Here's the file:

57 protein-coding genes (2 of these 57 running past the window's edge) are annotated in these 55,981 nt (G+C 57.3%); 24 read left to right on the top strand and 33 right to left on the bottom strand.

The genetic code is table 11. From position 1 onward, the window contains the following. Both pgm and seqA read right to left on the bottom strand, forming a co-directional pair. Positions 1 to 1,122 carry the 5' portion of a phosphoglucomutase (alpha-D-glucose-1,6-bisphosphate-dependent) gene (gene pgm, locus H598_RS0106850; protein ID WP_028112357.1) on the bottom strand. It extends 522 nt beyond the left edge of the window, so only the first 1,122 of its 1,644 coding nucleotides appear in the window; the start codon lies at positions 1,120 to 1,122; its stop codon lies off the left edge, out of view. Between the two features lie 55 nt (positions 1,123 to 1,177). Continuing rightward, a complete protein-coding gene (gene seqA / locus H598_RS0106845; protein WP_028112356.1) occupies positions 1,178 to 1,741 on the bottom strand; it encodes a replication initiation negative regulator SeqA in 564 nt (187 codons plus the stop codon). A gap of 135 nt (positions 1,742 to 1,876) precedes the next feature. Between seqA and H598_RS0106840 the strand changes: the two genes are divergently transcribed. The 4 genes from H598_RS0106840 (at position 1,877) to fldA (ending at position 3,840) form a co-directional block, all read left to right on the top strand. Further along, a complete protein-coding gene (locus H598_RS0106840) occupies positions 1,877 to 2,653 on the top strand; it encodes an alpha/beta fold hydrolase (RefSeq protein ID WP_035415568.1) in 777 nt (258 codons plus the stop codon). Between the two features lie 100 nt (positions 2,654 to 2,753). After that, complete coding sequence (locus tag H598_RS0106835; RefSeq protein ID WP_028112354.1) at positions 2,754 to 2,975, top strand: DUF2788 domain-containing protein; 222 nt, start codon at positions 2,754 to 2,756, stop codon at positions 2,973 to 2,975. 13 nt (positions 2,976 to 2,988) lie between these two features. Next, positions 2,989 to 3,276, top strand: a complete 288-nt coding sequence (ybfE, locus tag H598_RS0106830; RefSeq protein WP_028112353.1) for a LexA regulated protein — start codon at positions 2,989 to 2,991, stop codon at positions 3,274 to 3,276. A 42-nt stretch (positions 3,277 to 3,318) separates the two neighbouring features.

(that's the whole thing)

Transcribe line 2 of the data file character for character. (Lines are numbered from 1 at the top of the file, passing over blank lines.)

The genetic code is table 11. From position 1 onward, the window contains the following. Both pgm and seqA read right to left on the bottom strand, forming a co-directional pair. Positions 1 to 1,122 carry the 5' portion of a phosphoglucomutase (alpha-D-glucose-1,6-bisphosphate-dependent) gene (gene pgm, locus H598_RS0106850; protein ID WP_028112357.1) on the bottom strand. It extends 522 nt beyond the left edge of the window, so only the first 1,122 of its 1,644 coding nucleotides appear in the window; the start codon lies at positions 1,120 to 1,122; its stop codon lies off the left edge, out of view. Between the two features lie 55 nt (positions 1,123 to 1,177). Continuing rightward, a complete protein-coding gene (gene seqA / locus H598_RS0106845; protein WP_028112356.1) occupies positions 1,178 to 1,741 on the bottom strand; it encodes a replication initiation negative regulator SeqA in 564 nt (187 codons plus the stop codon). A gap of 135 nt (positions 1,742 to 1,876) precedes the next feature. Between seqA and H598_RS0106840 the strand changes: the two genes are divergently transcribed. The 4 genes from H598_RS0106840 (at position 1,877) to fldA (ending at position 3,840) form a co-directional block, all read left to right on the top strand. Further along, a complete protein-coding gene (locus H598_RS0106840) occupies positions 1,877 to 2,653 on the top strand; it encodes an alpha/beta fold hydrolase (RefSeq protein ID WP_035415568.1) in 777 nt (258 codons plus the stop codon). Between the two features lie 100 nt (positions 2,654 to 2,753). After that, complete coding sequence (locus tag H598_RS0106835; RefSeq protein ID WP_028112354.1) at positions 2,754 to 2,975, top strand: DUF2788 domain-containing protein; 222 nt, start codon at positions 2,754 to 2,756, stop codon at positions 2,973 to 2,975. 13 nt (positions 2,976 to 2,988) lie between these two features. Next, positions 2,989 to 3,276, top strand: a complete 288-nt coding sequence (ybfE, locus tag H598_RS0106830; RefSeq protein WP_028112353.1) for a LexA regulated protein — start codon at positions 2,989 to 2,991, stop codon at positions 3,274 to 3,276. A 42-nt stretch (positions 3,277 to 3,318) separates the two neighbouring features.